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The Essays of Arthur Schopenhauer

On Human Nature

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Language: English
Wordcount: 33,338 / 101 pg
Flesch-Kincaid Reading Ease: 54.7
LoC Category: PN
Downloads: 2,637
Added to site: 2004.06.30 7974
Genre: Essays

n that many a spendthrift, on the other hand, loves spending and squandering for no better reason. Friendship with a miser is not only without danger, but it is profitable, because of the great advantages it can bring. For it is doubtless those who are nearest and dearest to the miser who on his death will reap the fruits of the self-control which he exercised; but even in his lifetime, too, something may be expected of him in cases of great need. At any rate one can always hope for more from him than from the spendthrift, who has lost his all and is himself helpless and in debt. _Mas da el duro que el desnudo_, says a Spanish proverb; the man who has a hard heart will give more than the man who has an empty purse. The upshot of all this is that Avarice is not a vice.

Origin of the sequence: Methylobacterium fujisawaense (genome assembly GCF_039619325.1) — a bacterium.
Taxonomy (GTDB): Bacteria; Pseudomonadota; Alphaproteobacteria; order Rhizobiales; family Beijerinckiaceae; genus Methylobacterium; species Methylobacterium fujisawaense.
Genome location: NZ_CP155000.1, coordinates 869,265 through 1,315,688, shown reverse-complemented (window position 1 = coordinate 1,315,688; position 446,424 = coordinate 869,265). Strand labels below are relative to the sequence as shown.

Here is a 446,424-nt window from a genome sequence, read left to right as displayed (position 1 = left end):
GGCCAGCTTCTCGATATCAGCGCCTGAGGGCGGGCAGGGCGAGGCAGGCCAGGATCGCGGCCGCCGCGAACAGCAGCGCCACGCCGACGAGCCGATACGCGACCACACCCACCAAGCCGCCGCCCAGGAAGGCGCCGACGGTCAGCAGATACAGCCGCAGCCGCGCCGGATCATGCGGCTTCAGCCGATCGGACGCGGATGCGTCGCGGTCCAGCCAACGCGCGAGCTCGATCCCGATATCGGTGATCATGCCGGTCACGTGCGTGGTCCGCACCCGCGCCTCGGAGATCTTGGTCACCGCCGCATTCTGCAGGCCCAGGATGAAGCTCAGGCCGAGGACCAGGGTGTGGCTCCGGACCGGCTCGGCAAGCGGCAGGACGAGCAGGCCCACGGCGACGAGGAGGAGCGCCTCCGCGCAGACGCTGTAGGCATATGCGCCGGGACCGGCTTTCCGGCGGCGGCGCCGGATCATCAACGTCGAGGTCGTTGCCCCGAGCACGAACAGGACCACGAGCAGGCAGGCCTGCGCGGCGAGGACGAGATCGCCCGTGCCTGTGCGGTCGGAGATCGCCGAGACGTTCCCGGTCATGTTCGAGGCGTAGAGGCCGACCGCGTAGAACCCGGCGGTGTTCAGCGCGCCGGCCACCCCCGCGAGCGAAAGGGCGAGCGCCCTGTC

On the other side, it may be said that Avarice is the quintessence of all vices. When physical pleasures seduce a man from the right path, it is his sensual nature--the animal part of him--which is at fault. He is carried away by its attracti

Reader Reviews

Average Rating of 4 from 1 reviews: ****

This book is in the public domain, so you can download it legally for free from several sites on the web. Arthur Schopenhauer was a German philosopher who lived from 1788-1860; he was influenced among others by Plato and Immanuel Kant, and in his turn influenced Friedrich Nietzsche, Ludwig wittgenstein, Thomas Mann and others. Schopenhauers work is known for its pessimistic views and beautifully written essays. If you like reading philosophy -or would like to try it- then I can recommend reading some of Schopenhauers essays.

This volume contains some essays that were first published in Schopenhauers 'Parerga und Paralopomena' (1851). The printed version of this volume has 101 pages. The contents of this volume:


As a sample I copy the second paragraph of the second essay ('Government') below:

The man who starts from the preconceived opinion that the conception
of Right must be a positive one, and then attempts to define it, will
fail; for he is trying to grasp a shadow, to pursue a spectre, to
search for what does not exist. The conception of Right is a negative
one, like the conception of Freedom; its content is mere negation.
It is the conception of Wrong which is positive; Wrong has the same
significance as _injury_--_laesio_--in the widest sense of the term.
An injury may be done either to a man's person or to his property or
to his honour; and accordingly a man's rights are easy to define:
every one has a right to do anything that injures no one else.



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